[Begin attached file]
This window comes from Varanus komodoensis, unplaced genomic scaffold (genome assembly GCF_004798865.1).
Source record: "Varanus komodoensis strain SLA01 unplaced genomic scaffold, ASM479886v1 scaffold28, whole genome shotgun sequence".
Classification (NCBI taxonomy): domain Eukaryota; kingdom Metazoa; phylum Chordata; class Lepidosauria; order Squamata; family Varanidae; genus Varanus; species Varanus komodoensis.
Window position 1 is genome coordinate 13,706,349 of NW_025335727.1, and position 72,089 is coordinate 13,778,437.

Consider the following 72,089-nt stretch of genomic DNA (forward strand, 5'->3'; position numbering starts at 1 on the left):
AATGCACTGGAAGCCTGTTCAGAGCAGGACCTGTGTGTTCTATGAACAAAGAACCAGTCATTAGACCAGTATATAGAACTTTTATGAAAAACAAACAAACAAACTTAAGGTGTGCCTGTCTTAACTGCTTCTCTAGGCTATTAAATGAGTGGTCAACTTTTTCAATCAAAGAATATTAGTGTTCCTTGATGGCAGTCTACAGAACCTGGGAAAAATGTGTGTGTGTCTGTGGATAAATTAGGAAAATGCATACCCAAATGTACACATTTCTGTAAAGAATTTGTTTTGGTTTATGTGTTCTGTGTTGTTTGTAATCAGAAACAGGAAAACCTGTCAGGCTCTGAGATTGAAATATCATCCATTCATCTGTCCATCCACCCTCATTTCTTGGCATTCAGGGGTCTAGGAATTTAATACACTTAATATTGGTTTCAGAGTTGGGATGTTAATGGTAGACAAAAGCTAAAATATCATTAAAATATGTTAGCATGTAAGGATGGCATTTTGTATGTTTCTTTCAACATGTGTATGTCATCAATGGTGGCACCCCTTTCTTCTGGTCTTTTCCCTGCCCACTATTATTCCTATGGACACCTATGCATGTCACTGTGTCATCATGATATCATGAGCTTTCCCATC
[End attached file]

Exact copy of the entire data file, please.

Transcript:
This window comes from Varanus komodoensis, unplaced genomic scaffold (genome assembly GCF_004798865.1).
Source record: "Varanus komodoensis strain SLA01 unplaced genomic scaffold, ASM479886v1 scaffold28, whole genome shotgun sequence".
Classification (NCBI taxonomy): domain Eukaryota; kingdom Metazoa; phylum Chordata; class Lepidosauria; order Squamata; family Varanidae; genus Varanus; species Varanus komodoensis.
Window position 1 is genome coordinate 13,706,349 of NW_025335727.1, and position 72,089 is coordinate 13,778,437.

Consider the following 72,089-nt stretch of genomic DNA (forward strand, 5'->3'; position numbering starts at 1 on the left):
AATGCACTGGAAGCCTGTTCAGAGCAGGACCTGTGTGTTCTATGAACAAAGAACCAGTCATTAGACCAGTATATAGAACTTTTATGAAAAACAAACAAACAAACTTAAGGTGTGCCTGTCTTAACTGCTTCTCTAGGCTATTAAATGAGTGGTCAACTTTTTCAATCAAAGAATATTAGTGTTCCTTGATGGCAGTCTACAGAACCTGGGAAAAATGTGTGTGTGTCTGTGGATAAATTAGGAAAATGCATACCCAAATGTACACATTTCTGTAAAGAATTTGTTTTGGTTTATGTGTTCTGTGTTGTTTGTAATCAGAAACAGGAAAACCTGTCAGGCTCTGAGATTGAAATATCATCCATTCATCTGTCCATCCACCCTCATTTCTTGGCATTCAGGGGTCTAGGAATTTAATACACTTAATATTGGTTTCAGAGTTGGGATGTTAATGGTAGACAAAAGCTAAAATATCATTAAAATATGTTAGCATGTAAGGATGGCATTTTGTATGTTTCTTTCAACATGTGTATGTCATCAATGGTGGCACCCCTTTCTTCTGGTCTTTTCCCTGCCCACTATTATTCCTATGGACACCTATGCATGTCACTGTGTCATCATGATATCATGAGCTTTCCCATC